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Returnees, conflict, and floods sustain Emergency (IPC Phase 4) or worse outcomes

  • Key Message Update
  • South Sudan
  • November 2023
Returnees, conflict, and floods sustain Emergency (IPC Phase 4) or worse outcomes

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  • Key Messages
  • Key Messages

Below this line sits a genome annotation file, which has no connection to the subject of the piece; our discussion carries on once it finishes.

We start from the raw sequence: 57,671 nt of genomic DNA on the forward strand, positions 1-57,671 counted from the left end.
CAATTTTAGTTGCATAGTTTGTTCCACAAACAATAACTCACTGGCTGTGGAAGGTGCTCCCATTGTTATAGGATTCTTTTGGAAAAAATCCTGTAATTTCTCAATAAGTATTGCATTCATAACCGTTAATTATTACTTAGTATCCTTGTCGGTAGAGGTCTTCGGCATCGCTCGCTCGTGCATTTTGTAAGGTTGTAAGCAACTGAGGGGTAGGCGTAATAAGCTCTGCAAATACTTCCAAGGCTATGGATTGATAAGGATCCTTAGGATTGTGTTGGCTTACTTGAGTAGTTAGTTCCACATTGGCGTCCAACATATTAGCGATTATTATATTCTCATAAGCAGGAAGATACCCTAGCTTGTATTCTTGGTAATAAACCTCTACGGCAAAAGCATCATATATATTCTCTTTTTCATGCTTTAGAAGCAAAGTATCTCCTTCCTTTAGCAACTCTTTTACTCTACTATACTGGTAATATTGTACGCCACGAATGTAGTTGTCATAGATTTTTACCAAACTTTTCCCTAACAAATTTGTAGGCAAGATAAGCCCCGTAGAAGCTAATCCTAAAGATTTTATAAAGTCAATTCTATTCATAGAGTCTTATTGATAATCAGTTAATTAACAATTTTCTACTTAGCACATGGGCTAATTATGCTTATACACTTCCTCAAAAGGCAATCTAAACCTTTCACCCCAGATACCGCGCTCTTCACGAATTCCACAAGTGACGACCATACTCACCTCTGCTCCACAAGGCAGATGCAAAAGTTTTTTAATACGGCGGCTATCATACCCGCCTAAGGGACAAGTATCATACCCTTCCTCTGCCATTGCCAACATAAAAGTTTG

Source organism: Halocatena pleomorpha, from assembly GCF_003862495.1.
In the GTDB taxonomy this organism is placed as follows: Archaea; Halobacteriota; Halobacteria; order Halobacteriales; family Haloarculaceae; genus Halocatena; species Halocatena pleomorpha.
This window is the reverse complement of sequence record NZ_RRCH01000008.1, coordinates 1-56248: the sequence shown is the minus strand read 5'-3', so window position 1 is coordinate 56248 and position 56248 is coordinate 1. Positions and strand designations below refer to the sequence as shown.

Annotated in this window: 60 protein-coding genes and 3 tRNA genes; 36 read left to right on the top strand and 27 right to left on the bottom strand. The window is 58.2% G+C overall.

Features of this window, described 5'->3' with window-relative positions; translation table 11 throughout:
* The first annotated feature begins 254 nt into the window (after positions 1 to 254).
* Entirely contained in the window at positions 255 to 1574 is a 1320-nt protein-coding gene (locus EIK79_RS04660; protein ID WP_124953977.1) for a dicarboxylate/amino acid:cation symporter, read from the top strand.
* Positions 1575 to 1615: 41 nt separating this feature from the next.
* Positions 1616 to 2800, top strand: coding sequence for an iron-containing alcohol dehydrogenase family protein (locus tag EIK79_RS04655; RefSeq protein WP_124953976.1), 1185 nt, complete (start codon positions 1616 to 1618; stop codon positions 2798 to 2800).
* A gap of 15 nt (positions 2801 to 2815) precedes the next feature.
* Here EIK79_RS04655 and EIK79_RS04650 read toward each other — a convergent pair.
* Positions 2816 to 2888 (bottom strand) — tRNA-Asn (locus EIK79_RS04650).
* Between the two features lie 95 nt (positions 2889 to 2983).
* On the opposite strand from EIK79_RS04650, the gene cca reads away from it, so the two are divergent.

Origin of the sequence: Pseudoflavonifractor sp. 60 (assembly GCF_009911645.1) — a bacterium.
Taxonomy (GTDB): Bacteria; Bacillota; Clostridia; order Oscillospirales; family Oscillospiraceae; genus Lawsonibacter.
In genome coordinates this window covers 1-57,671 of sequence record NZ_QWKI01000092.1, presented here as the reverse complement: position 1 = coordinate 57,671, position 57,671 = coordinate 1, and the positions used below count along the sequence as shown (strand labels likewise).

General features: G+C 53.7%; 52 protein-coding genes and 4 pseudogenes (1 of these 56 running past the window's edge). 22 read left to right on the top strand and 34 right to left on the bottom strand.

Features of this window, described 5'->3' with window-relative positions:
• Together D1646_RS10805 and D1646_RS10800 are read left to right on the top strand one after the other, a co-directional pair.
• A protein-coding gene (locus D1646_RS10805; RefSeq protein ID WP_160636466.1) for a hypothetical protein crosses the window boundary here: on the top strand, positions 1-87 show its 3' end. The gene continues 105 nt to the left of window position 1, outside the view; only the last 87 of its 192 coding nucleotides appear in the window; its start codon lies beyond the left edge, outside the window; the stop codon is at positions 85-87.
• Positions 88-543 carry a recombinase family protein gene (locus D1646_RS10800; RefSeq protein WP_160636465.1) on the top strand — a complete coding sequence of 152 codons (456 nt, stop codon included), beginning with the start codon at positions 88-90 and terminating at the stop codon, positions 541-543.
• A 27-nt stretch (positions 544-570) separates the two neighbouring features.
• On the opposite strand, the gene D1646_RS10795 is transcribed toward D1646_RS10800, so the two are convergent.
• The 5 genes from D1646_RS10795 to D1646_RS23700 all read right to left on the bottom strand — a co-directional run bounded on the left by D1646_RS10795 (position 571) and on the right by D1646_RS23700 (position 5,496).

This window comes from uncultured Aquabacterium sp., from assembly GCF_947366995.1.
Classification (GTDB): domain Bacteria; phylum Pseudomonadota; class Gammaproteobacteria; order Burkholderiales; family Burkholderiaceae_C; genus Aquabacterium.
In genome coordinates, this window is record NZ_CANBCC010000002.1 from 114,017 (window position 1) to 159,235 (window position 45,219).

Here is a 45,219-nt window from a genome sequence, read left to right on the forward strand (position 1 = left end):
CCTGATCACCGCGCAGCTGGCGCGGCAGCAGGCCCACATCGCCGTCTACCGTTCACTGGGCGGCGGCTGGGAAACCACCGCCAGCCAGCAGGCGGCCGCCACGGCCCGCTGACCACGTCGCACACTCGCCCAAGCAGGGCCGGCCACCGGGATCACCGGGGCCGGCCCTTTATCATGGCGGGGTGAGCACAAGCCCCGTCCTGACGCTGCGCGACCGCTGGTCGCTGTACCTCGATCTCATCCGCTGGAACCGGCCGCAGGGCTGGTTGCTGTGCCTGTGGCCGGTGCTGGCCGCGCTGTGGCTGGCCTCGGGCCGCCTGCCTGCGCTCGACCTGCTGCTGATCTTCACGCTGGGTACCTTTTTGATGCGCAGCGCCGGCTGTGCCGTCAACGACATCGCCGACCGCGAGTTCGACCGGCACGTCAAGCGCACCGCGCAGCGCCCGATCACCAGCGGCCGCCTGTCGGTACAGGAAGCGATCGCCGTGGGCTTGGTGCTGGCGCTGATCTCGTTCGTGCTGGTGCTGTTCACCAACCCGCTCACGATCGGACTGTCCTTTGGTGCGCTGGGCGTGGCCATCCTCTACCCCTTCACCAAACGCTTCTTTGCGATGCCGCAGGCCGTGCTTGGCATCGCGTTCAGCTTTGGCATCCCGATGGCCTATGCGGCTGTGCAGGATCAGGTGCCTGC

• South Sudan continues to experience high levels of acute food insecurity in the harvesting period. Eleven (11) counties in Jonglei, Unity, Upper Nile, Northern Bahr el Ghazal, Warrap, and Eastern Equatoria are in Emergency (IPC Phase 4), with pockets of people in Catastrophe (IPC Phase 5) in Nyirol and Duk of Jonglei and Rubkona of Unity, as well as among South Sudanese returnee from Sudan. The high levels are primarily driven by negative impacts of conflict; high food prices amid poor macroeconomic conditions; high returnee burden; and unpredictable weather marked by below-average rainfall or prolonged dry spells between June and September and above-average rainfall in October and November that has caused localized flooding in eight counties. While the ongoing measles vaccination campaigns of nearly 700,000 children to date have largely contained new outbreaks, the risk of new cases persists requiring continued attention. Urgent multisectoral action is needed to save lives and prevent livelihood collapse.